The architectural firm designing the Wichita Riverfront Legacy Master Plan seems to be proposing the City of Wichita as the landlord of premium office space and apartment space, and the downtown non-profit funding most of the plan development won’t rule it out.

The information came out during the most recent presentation by the architectural firm Populous.

The slide during a section titled Planning Principles: Draft reads in part, “Create an economic engine on the site that utilizes publicly-owned real estate to support innovative and engaging public programming.” Amber Luther, the project manager for Populous while the slide was up described the publicly-owned economic engine as follows. “What we are really going to talk about in terms of the market analysis is rental apartments, office, retail, hotel, and how they can maybe be combined as a mixed-use to create that economic engine on the portion of the site,” said Luther.

The Sentinel asked the Greater Wichita Partnership, one of the groups funding the Wichita Riverfront plan, if Populus’s presentation meant the city would own the apartments and office space.  GWP didn’t call back as requested but Evan Rosell, GWP Vice President of Projects, sent this email response that didn’t answer the question.

“The market analysis from RCLCO identifies what the market potential is for downtown as well as the Riverfront Legacy Master Plan Site, which includes the area bounded by Kellogg to Douglas and Main Street to the east bank of the river. The market research identifies opportunities in residential, commercial, hotel, and retail. The next step will be to explore how such uses could be integrated to derive a vibrant, market-based economic area through public and private sector investment to ensure viability for the site. A component of Populous’ and RCLCO’s work is to provide options on how the mix of uses could be implemented.”

GWP declining to clearly rule out city ownership of apartments, hotels, and office space – and being in direct competition with taxpayers in the private sector – likely means those driving the process are at least strongly considering it.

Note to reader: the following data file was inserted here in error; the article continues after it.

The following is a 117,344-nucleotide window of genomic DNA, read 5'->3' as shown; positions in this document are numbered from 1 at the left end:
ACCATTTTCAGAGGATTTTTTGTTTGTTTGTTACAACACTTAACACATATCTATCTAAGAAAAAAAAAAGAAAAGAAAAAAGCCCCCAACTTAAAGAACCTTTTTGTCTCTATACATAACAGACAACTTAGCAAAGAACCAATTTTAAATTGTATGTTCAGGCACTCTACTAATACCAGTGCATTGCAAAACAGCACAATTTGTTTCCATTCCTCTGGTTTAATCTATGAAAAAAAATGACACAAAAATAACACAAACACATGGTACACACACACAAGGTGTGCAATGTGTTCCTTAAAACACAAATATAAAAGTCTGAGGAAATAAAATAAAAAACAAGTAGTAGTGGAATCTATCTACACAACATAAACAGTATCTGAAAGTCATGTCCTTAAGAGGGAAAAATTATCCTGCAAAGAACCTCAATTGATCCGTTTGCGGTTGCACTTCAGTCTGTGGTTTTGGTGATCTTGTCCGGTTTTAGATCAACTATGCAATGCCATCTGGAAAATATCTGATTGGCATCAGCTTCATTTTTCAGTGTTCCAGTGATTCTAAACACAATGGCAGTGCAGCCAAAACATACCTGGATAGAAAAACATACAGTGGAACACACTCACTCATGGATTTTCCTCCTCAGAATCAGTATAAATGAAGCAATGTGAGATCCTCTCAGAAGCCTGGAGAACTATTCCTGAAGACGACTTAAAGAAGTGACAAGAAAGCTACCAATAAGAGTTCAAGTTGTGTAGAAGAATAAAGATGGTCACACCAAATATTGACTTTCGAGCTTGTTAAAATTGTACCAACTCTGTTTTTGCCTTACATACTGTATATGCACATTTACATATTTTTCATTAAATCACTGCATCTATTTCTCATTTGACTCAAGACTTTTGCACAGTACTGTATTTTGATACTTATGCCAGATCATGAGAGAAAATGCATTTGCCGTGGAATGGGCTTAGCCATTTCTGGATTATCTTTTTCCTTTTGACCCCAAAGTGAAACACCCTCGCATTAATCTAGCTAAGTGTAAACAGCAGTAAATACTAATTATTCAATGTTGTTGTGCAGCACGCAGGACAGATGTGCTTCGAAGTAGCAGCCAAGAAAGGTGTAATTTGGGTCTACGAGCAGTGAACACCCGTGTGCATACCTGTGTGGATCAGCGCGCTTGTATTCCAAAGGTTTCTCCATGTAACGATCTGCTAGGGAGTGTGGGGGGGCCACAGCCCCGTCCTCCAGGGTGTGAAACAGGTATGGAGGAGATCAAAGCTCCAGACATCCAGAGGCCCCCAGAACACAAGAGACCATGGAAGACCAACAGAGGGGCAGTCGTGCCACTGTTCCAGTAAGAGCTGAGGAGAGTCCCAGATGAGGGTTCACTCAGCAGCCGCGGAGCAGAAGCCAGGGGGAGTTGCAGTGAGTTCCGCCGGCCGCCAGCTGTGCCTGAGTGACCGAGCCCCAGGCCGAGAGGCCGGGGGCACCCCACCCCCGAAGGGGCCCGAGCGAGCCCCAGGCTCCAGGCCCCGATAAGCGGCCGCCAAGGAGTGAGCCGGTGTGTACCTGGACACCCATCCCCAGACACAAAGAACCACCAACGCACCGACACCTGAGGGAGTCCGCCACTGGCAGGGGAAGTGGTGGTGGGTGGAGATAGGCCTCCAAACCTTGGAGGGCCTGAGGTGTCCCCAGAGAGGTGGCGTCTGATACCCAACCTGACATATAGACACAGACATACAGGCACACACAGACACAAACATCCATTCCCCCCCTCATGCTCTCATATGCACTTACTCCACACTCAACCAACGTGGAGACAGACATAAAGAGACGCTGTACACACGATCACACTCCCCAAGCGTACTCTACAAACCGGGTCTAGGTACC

City-owned properties don’t pay sales and property tax, which allows the city to charge lower rents than private developers. According to the Populous presentation, the much-anticipated development will be focused on using public space to make the city money.

Luther notes that this is just how it is done now, “Gone are days when we could build a civic center or performing arts center or anything else and not think how we fund deferred maintenance or programming for the sight.”

The demand for apartment and hotel space as put forth by Populous is misleading. For example, noting that 1,200 residential units have been built downtown since 2010, Luther said, “Downtown is already a destination for residential. We only see that expanding and growing in the future.”

More people may be living downtown than ten years ago but nowhere near enough to create critical mass. According to the 2018 Downtown Report a little more than 2,300 live downtown. However, according to the Chung Report, the critical mass needed is at least 10,000.

During the Q&A portion, the Sentinel asked what how the project would be paid for and if a tax increase was on the table. Todd Voth, an architect with Populous said, “We are not prepared to have that conversation yet because we are in the middle of the study, but at some point, we will have that conversation with you so you can start to understand really what that means.” Voth continued, “we don’t want to defer the answer, just don’t have the answer.”

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